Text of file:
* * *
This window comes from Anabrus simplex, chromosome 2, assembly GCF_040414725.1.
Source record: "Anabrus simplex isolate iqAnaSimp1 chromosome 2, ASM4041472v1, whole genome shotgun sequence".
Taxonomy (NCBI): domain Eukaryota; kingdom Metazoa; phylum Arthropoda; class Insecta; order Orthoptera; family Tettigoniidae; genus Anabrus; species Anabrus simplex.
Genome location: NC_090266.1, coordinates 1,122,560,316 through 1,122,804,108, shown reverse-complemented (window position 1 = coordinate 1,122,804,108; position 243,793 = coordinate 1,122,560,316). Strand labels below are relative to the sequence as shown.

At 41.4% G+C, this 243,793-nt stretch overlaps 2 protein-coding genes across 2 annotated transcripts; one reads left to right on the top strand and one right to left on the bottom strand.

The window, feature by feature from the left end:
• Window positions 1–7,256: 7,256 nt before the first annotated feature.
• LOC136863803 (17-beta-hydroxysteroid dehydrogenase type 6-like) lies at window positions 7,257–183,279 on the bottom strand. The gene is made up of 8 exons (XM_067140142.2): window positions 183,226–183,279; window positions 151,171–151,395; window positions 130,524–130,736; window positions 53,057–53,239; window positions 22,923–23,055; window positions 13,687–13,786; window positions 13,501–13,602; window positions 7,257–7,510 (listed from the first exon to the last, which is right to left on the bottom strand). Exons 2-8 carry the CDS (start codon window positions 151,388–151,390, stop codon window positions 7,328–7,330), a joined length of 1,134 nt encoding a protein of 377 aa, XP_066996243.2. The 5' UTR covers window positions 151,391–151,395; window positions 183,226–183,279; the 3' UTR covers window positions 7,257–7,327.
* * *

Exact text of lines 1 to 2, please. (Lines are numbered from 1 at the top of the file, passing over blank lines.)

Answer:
This window comes from Anabrus simplex, chromosome 2, assembly GCF_040414725.1.
Source record: "Anabrus simplex isolate iqAnaSimp1 chromosome 2, ASM4041472v1, whole genome shotgun sequence".